NEW DELHI: The Supreme Court, hearing a clutch of petitions aksing for the roll back of the government’s decision to demonetise Rs 500 and Rs 1000 currency notes did not stay the order but said it will examine the legal validity of the notification on February 25.

However, the apex court directed the government to take measures to ease the pressure on the common man observing, “discontinuing of higher denomination notes appears to be carpet bombing and not surgical strike.”

The court has asked the government to file an affidavit to justify its notification and the steps it has taken since, before the next hearing. Attorney General Mukul Rohatgi informed the SC bench that Rs 3.2 lakh crores had been deposited in the banks since November 10 and Rs 11 lakh crore more was expected.

Meanwhile the chaos continues, in what economists feel will have a ripple down impact on prices of essential commodities over the next weeks. At least 25 plus deaths have been reported from all over the country in the first six days of demonetisation. Older men have collapsed with heart attacks while standing in queues for hours, persons have lost their lives as the hospitals refused to accept old currency, and at least one suicide has been reported of a woman who killed herself in Mahubabad district in Telangana because she thought her life’s savings to be worthless. A murder was also put down to demonetisation with a man allegedly killing his wife in Howrah, West Bengal as he was angry that she did not spend the time required in the queue to exchange their money.

The banks are completely streteched out, with banking activities now on standstill as all employees lend a hand to dispersing the money to angry, and agitated crowds outside.

Thousands of trucks have stopped on highways across India, running out of cash to pay for fuel at the gas stations. The trucks, carrying fuel, vegetables, essential commodities, have piled up from the North-East down with shortages expected to result in a spike in prices. Media reports quoting logistics firms and truck operators stated that 90% of 3 million trucks have stopped plying because of the refusal of petrol pumps and eateries to accept the old denominations.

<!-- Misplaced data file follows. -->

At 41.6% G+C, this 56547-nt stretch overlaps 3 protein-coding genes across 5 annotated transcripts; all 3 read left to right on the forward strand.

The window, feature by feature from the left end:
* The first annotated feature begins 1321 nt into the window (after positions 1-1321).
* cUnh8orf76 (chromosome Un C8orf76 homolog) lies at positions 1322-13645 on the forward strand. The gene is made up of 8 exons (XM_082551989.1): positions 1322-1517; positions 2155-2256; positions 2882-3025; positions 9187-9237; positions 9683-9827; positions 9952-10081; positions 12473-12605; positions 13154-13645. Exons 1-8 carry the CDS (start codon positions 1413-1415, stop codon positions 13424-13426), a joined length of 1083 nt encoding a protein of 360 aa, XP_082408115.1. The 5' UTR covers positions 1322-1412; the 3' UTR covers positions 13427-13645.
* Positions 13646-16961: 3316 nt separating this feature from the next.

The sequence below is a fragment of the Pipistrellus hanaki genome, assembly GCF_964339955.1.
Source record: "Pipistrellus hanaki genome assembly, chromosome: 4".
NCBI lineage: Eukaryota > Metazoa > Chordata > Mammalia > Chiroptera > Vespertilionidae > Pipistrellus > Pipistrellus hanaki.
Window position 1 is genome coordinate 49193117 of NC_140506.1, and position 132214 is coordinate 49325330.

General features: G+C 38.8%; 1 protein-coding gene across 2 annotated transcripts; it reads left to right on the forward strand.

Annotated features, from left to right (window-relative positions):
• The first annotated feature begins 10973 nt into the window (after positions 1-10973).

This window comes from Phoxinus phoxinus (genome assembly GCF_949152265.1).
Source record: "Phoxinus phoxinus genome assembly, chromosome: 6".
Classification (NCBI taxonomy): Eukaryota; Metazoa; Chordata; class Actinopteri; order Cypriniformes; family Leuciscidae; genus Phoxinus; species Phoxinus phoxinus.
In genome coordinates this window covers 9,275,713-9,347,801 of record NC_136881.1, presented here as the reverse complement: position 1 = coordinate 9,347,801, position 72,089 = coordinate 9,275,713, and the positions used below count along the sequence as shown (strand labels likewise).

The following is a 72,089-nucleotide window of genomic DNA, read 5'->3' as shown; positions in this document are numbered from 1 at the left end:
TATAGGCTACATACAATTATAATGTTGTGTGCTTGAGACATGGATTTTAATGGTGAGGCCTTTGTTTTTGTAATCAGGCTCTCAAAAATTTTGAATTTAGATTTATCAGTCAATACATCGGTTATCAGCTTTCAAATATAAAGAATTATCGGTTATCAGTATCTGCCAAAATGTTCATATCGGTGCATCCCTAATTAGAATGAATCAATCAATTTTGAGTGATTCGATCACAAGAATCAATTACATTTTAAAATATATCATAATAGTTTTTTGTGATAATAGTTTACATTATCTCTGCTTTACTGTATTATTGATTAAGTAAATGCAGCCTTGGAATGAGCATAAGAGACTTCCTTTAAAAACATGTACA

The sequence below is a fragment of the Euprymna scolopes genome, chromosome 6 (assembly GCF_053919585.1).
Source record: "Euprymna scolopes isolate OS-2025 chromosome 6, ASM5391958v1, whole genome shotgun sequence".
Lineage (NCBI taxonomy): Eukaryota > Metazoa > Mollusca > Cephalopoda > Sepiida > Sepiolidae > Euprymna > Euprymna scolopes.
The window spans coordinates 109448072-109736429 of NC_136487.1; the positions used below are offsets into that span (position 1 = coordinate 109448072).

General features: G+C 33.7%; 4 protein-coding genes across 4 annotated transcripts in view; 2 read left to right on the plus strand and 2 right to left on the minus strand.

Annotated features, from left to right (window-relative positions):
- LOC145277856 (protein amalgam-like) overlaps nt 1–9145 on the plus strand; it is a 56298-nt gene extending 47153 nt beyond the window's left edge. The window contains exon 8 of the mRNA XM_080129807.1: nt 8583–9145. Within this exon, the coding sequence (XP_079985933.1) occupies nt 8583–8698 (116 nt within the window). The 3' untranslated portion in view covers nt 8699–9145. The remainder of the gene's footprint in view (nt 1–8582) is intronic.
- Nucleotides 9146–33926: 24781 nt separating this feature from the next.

Hospitals have been turning away patients, particularly in the first days, when those seeking medical help were carrying the old notes. Deaths have been reported because seriously ill patients, including a child, were turned away.

The Opposition is gearing up to take the government to task on this issue. All political parties, including BJP ally Shiv Sena in Maharashtra, have opposed the move that is expected to rock Parliament when it convenes on November 16. Some political parties will join West Bengal Chief Minister Mamata Banerjee in her walk to meet the President of India, some will hold demonstrations but almost all will demand a response from the government in Parliament. Prime Minister Narendra Modi who is swerving between threats to tax offenders, and emotional speeches claiming that is life is now in danger, is aware of a the adverse response to the move that has citizens across the country queuing up to claim what is theirs. As the Opposition leaders have been pointing out, not a single rich person or businessman of some worth is being seen in the queues comprising almost all low middle class and poor workers who need their small savings to be converted to legal currency to live.

Interestingly, the new notes are reported to be losing colour. When asked about it by reporters at a press briefing the economic affairs secretary Shaktikanta Das clarified: “The new currency notes leak colour when wet, because that’s the nature of the paper the notes are made from. If your note does not lose colour, it may be fake.” Interesting, more so as fake notes of Rs 2000 have been found in Tarn Taran, Punjab giving rise to speculation that the demonetisation has not taken the teeth out of the fake currency business that had flooded the markets. And that the new demonination that is still not in sufficient supply to be given to the people is already being reprinted by the fake currency operators.

(Cover Photograph: Two men with fake Rs 2000 notes caught by the Punjab police)